Monday, January 14, 2013

Clubs, Soy, and the Choice We Face

Nearly 20 years ago, Jack summed it up well: "We want a vegan world, not a vegan club."

This may seem obvious, but the implications are significant. If a vegan world really is our goal, we can't spend our time talking back and forth with other vegans about how great we are / how amazing veganism is. Rather, we have to convince more and more meat eaters to change their diet.

These are two very different discussions. Although many vegans care about the minutia of any negative health claim regarding meat, far-reaching environmental issues, and any and every connection to animal exploitation, this is simply not the case for the vast majority of non-vegans. Go to any McDonald's, or to a grocery store, or mall food court -- people aren't making their choices for optimal nutrition. They are choosing what is familiar, convenient, cheap, and tasty.

For all intents and purposes, modern animal agribusiness doesn't care about a handful of whole-food locavore hard-core vegans -- they know that although this is a profitable sidebar at Whole Foods, it isn't the future for the masses. And for every person who goes entirely vegan because of health concerns, many more give up eating large animals and start consuming many more smaller, more intensively raised animals.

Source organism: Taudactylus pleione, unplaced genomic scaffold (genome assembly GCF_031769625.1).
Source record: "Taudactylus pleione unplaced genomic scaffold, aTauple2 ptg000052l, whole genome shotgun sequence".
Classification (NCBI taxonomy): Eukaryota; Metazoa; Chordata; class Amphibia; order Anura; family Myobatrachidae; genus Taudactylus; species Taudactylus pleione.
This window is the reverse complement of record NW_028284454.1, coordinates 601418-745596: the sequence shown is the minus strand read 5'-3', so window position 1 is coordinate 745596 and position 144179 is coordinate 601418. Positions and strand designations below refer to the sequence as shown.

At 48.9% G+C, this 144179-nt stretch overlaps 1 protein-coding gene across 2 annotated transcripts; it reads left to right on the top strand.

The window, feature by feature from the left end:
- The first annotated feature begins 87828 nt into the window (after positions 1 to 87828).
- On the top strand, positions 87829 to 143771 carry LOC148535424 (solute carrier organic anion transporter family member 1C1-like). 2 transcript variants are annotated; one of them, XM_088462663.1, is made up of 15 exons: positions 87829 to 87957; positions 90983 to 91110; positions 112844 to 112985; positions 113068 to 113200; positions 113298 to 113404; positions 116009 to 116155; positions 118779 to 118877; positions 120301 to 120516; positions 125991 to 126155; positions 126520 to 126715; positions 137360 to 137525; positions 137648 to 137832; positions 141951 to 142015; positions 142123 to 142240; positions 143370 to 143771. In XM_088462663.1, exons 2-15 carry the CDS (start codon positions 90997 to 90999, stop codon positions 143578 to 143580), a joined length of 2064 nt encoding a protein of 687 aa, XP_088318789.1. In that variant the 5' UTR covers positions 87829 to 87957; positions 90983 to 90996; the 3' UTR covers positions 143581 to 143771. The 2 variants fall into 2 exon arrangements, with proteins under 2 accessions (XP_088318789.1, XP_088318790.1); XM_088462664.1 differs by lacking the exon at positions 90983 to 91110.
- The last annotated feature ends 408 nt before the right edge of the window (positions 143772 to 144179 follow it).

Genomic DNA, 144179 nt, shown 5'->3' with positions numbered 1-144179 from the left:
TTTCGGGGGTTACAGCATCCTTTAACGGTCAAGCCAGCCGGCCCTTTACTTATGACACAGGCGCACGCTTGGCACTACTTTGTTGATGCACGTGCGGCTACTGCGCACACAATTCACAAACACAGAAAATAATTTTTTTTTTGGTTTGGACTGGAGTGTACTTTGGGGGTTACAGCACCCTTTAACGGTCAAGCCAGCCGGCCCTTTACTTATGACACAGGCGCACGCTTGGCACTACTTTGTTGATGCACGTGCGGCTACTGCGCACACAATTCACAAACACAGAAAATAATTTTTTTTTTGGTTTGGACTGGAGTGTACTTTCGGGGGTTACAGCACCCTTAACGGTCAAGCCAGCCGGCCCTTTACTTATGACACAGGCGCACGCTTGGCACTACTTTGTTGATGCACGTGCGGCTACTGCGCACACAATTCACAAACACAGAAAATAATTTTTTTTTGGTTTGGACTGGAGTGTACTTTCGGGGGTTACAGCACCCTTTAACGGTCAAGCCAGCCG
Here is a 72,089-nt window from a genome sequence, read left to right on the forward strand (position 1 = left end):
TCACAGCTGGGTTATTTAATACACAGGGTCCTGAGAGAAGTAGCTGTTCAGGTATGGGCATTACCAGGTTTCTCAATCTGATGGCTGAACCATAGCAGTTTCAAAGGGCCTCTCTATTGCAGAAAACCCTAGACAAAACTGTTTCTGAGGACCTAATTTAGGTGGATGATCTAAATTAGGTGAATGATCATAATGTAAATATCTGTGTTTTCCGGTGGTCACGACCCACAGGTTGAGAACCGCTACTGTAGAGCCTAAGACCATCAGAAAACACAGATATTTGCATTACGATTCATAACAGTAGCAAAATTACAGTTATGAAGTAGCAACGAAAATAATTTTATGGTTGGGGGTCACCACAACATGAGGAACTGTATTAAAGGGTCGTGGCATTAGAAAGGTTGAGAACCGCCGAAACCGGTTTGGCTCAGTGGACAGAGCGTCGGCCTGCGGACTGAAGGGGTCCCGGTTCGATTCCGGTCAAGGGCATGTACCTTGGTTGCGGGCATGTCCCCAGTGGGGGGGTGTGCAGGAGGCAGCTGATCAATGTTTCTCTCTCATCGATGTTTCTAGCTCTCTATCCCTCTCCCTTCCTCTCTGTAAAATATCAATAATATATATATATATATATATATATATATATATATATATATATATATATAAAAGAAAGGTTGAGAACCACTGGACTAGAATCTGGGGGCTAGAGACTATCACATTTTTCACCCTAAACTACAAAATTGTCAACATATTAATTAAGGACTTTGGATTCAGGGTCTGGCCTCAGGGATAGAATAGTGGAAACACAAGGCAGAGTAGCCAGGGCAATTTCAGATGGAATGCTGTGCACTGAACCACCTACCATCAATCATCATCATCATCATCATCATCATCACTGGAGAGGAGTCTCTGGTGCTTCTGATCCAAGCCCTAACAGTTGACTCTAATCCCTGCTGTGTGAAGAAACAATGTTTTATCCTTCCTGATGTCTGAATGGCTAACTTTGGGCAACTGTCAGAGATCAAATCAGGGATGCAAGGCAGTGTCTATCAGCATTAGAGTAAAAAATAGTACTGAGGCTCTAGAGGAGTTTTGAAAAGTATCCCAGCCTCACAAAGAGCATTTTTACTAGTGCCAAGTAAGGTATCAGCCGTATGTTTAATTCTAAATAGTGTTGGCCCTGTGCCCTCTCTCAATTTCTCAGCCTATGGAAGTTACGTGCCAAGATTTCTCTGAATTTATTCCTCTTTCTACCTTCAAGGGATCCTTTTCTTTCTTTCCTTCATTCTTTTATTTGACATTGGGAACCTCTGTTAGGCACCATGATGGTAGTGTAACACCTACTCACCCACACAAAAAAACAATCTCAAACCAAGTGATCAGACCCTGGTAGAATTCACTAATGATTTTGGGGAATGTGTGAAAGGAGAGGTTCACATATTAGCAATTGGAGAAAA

What is a threat to entrenched interests are psychologically-informed campaigns that accept human nature as it is and work within our current system; e.g. meat reduction (e.g., Meatless Mondays) and cruelty-free foods that are familiar, convenient, cheap, and tasty.

To fend off the latter, there is a concerted effort by industry to attack soy, the basis for most veg meats. (Here is an article discussing one aspect of the war on soy.) It is a transparent ploy, but surprisingly effective -- aided by a subset of vegans who are quick to believe any negative claim about any food. If you know someone who has bought into the meat-industry's attacks, send them Ginny's summary and Jack's reply to one of the hatchet jobs on soy.

In the end, we each need to make a choice -- do we spend our time glorifying and defending our specific veganism (and any other food and political obsessions we insist on attaching), or do we do realistic work for a vegan world?
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